Face Mask with filter pocket. Several Etsy shops have started making and selling face masks to keep up with the growing demand. You can find some that are made of organic cotton, have a filter pocket, or with different designs and ear straps, which tend to make wearing them more comfortable. (But keep in mind that nothing sold on Etsy is considered medical-grade.)
These Etsy finds are just a few suggestions of the millions of products you can get to make your quarantine more enjoyable. And by making a purchase on Etsy, you can rest assured that you’re supporting a struggling independent seller or small business owner through this time of financial uncertainty. For postpartum depression printables, don’t forget to check out our own Etsy shop @RuninTrianglesBlog.
Anyone who isn’t currently practicing social distancing is putting others at risk.
With the COVID-19 Coronavirus on the loose, many people are retreating to their homes and avoiding large groups, i.e. social distancing. Not all are finding this is easy, with the Millennials and Gen Z’s getting most of the blame. Whether you’re currently serving a 14 day self isolation, or you’re still working and living life, you’ve likely noticed an increased level of boredom. Most places are closed, events are cancelled, and even hanging out with friends is frowned upon. So what are you supposed to do during this quarantine?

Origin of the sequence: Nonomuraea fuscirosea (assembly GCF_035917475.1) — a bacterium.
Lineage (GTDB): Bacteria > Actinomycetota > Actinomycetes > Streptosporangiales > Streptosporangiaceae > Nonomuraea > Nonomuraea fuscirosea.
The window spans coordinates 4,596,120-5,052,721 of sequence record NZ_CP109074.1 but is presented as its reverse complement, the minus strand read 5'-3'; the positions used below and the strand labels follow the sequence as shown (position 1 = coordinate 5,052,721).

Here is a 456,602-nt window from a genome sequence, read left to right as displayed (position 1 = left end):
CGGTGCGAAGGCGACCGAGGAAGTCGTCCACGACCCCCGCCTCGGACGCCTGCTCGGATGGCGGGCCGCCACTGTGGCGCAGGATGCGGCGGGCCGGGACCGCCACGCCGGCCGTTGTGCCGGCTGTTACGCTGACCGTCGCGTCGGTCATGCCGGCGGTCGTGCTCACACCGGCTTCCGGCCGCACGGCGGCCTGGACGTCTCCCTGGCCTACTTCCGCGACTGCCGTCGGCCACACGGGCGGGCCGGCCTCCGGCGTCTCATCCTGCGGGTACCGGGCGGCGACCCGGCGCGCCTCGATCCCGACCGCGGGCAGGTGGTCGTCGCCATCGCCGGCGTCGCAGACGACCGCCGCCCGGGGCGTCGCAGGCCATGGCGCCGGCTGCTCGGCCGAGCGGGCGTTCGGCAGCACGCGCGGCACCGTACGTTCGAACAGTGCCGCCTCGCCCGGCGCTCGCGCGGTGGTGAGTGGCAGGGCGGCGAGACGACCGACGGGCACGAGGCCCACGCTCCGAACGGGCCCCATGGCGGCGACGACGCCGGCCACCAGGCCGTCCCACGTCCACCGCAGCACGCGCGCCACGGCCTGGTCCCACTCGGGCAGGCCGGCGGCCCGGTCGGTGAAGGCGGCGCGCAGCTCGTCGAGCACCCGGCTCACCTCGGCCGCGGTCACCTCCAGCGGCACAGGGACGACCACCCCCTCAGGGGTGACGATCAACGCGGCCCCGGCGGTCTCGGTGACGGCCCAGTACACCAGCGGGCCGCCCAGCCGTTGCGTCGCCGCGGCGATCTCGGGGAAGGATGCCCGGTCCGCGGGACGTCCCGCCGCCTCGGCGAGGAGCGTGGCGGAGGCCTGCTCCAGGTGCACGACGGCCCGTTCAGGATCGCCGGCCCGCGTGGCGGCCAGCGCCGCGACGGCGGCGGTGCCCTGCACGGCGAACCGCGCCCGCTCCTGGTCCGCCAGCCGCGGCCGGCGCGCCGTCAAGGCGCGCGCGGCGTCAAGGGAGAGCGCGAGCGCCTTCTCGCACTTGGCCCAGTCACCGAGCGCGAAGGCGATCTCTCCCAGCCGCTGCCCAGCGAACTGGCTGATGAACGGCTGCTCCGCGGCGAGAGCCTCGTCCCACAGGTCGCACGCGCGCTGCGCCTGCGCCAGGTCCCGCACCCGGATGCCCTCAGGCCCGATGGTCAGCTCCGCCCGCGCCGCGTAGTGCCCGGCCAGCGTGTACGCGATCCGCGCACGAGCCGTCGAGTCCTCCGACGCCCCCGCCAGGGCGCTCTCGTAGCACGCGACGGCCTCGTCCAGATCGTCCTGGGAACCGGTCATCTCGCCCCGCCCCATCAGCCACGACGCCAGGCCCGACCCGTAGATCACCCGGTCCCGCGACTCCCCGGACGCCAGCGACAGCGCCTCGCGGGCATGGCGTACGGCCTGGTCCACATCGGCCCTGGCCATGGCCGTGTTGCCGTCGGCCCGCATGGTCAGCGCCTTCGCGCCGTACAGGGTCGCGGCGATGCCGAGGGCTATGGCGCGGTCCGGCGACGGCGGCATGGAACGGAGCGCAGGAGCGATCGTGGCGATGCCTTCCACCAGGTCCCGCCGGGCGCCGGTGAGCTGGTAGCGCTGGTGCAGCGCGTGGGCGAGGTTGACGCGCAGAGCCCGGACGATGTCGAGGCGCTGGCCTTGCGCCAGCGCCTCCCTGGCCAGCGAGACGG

Well, my friends, it sounds like the perfect time to practice self care!
Pamper Your Body
With the added amount of stress due to the COVID-19 Coronavirus pandemic, your body is likely in less than optimal health. Social distancing provides us with an unlimited amount of time for self care without feeling guilty. We don’t have to sacrifice time for self care because we suddenly have an abundance of it. (Besides, with all the frequent hand washing and cleaning, I’m sure we could all use a little extra pampering.)
1. Soak in the bathtub with a bath bomb or Epsom salts.